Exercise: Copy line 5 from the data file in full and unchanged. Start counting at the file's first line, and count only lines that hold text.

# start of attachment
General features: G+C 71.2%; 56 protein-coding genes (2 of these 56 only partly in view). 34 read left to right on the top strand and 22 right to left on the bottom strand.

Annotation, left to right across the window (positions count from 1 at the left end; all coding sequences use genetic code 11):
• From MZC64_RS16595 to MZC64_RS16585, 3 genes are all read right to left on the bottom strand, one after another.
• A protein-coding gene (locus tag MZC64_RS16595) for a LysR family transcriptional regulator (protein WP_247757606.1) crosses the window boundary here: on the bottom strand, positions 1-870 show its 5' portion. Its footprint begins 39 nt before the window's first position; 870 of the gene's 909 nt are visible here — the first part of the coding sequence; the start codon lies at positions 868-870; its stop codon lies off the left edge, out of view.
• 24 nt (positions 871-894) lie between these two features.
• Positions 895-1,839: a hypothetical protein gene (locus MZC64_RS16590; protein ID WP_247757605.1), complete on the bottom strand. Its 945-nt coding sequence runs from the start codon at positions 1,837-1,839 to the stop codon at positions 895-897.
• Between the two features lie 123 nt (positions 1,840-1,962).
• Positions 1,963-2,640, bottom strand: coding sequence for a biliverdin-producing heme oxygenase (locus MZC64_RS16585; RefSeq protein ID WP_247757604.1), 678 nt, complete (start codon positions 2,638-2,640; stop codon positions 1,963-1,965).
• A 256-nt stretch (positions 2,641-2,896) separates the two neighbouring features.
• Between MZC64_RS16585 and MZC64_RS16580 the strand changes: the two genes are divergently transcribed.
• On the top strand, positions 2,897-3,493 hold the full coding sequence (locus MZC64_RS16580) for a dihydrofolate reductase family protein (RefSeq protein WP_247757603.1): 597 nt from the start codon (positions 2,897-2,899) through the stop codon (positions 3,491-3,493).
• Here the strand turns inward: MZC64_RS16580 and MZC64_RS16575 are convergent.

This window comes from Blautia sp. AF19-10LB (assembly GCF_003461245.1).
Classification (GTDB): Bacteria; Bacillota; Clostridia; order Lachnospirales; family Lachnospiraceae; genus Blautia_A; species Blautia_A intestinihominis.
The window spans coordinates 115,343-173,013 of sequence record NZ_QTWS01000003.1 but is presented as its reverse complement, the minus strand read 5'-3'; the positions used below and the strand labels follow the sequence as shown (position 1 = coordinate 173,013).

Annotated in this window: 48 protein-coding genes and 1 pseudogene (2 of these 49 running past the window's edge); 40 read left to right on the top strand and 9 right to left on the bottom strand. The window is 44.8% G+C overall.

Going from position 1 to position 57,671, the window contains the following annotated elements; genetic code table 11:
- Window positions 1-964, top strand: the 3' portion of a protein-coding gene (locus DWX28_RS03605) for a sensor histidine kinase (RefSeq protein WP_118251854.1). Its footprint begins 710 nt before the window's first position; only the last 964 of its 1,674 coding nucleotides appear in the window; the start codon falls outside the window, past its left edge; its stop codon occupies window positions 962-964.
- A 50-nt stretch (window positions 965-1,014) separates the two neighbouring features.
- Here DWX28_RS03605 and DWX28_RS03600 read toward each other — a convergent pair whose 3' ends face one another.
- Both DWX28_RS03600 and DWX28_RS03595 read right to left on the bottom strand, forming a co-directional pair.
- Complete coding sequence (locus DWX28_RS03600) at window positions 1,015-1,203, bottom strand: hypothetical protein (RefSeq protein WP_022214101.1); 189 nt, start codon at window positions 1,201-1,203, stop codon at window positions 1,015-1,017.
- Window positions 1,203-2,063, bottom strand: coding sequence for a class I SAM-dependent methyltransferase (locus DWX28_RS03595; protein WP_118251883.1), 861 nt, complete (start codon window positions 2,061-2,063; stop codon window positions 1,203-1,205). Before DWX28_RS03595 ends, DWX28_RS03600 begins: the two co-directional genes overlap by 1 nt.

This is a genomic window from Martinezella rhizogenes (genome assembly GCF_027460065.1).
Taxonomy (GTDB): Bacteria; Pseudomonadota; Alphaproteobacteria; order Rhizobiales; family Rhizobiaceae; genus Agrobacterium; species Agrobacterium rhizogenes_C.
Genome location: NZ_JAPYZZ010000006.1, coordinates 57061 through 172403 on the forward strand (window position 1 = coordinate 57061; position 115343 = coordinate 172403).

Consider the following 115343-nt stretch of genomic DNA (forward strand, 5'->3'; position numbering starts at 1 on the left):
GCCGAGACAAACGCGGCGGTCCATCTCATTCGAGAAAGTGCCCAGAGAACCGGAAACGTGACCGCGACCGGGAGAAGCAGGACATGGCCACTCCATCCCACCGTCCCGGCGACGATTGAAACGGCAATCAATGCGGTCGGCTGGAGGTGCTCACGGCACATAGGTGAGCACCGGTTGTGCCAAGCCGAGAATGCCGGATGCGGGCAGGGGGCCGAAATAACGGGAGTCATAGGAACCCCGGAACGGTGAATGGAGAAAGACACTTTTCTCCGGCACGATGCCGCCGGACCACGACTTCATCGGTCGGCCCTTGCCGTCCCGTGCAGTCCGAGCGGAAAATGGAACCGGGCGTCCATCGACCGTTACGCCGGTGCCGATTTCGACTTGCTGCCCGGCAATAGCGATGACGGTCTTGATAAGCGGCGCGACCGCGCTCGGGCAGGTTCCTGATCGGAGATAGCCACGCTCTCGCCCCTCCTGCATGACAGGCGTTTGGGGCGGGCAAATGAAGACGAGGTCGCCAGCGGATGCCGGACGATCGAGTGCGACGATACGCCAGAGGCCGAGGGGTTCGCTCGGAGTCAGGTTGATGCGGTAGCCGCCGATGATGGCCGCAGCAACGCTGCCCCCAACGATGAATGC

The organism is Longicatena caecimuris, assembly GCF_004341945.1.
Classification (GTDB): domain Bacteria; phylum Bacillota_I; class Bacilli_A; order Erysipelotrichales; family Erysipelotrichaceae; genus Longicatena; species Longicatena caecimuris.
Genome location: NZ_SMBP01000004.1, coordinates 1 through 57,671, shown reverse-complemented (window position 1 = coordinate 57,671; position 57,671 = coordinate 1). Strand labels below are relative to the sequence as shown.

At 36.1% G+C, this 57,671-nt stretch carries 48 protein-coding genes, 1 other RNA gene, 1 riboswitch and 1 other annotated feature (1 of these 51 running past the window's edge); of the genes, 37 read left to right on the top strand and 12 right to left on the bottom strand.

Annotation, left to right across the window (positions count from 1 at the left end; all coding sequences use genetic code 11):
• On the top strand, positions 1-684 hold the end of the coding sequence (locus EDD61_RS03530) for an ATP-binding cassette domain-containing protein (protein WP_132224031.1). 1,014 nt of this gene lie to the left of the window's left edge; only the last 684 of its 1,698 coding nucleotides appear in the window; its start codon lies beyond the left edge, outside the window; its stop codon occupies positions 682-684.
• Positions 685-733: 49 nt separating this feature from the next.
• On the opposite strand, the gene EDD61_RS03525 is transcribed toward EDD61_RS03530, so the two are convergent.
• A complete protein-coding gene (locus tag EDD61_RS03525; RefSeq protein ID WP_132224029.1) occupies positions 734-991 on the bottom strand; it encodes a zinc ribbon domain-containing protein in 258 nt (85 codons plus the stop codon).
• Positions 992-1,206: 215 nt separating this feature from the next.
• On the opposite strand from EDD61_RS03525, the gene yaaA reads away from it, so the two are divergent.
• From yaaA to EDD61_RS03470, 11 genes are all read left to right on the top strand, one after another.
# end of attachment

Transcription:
• 24 nt (positions 871-894) lie between these two features.